Sexual Abuse Charges – Blog 17: Preparing for Punishment and Mitigation

By Criminal Defense Lawyer Jeremy Rosenthal

(972) 369-0577

Criminal trials are bifurcated.  This means there are two phases.  The first phase is guilt/ innocence and in the event of a guilty verdict then the second phase is a punishment phase.  The punishment phase can be either before a judge or a jury.  The defense is legally and ethically required to prepare for both.  Preparing for punishment is today’s topic on my continuing series of blogs about sexual abuse charges.

Losing or Pleading Guilty on a Sexual Abuse Charge

Many defense lawyers talk like pro wrestlers.  We talk about how tough we are and how we rip the opponent from limb to limb.  But the fact is we come in second place in our profession more than we’d like and plea bargaining is a critical aspect of defense work.

With the punishments for sexual abuse being as stiff as they are – we always have to keep in mind the possible second phase of the trial.  We have to work just as hard preparing for the possible punishment phase as we do the guilt/innocence phase.

In sexual abuse cases – particularly with child victims – plea bargaining is often not a major component.  This is because the plea offers can be so high that there is either no reason to seriously consider them or if the prosecution wants such a high prison sentence then on our side we may as well go down fighting.  But it never hurts to research, learn and develop mitigating facts either for punishment or on the off-chance we can plea bargain to lower charges.

What is Mitigation?

Mitigation means learning and proving facts which lessen punishment.

Mitigation is a difficult task in a sexual abuse case for a number of reasons.  There is a victim who has suffered horrific abuse which has the potential to emotionally and psychologically scar them for life.  Sex is still — and will always be — a taboo subject for many folks too.  Thus, many folks don’t understand criminal sexual dysfunction and aren’t interested in understanding it.  Another hidden factor is many jurors want to prove to other jurors how tough and intolerant they are of sexual abuse too.

The best mitigating evidence is what I call “three pronged.”  That is it accomplishes the following:

  • It acknowledges the abuse and thus helps the victim heal;
  • It explains underlying causes of the abuse;
  • It provides reason and hope the defendant can conform their behavior in the future.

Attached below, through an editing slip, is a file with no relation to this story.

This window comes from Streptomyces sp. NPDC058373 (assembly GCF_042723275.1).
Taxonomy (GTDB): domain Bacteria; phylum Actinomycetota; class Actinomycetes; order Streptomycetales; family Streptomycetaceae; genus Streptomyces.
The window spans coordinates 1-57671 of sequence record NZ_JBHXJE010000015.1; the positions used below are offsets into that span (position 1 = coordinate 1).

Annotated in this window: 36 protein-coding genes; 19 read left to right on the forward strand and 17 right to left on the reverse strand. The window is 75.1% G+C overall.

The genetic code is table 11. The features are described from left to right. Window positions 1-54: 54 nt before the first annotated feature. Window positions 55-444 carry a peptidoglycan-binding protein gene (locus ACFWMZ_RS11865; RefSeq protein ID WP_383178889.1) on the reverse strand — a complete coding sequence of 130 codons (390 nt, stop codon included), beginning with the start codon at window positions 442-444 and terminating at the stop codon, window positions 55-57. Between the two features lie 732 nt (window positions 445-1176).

Examples of Mitigating Facts in a Sexual Abuse Case

A saying I like is “hurt people hurt people.”  Many of the mitigating factors we look for are along those lines.  Examples could include:

  • The defendant was sexually abused themselves;
  • the defendant suffers from some mental deficiency;
  • the defendant suffers from some type of developmental deficiency;
  • the defendant suffers from some type of psychological deficiency;

Another key component of mitigation in sexual abuse cases are evaluations from licensed sex offender professionals which use empirical data to assess the degree of risk and the underlying causes of the dysfunction.  The evaluation can include a prognosis and discuss if any type of treatment will help the accused.

Examples of Mitigation the Prosecution Tears Through

Mitigation and preparation for punishment has to run deep.  There are some cases where the defense parades all of their friends and family to testify what a great person they are and hope it helps to lessen punishment.  I’m not against giving the jury a full picture of the accused’s life but doing a witness parade without something deeper allows the prosecutor to prove-up their narrative the defendant simply has everyone fooled.

Another poorly conceived punishment strategy is to tell the jury they got it wrong in the guilt/ innocence phase.  Don’t get me wrong… there is nothing worse to me than fighting like hell on a case I strongly believe in only to have a jury reject us.  But we only make matters worse by blaming them in a punishment phase.

*Jeremy Rosenthal is certified in criminal law by the Texas Board of Legal Specialization.  He is designated as a Texas Super Lawyer by Thomson Reuters.

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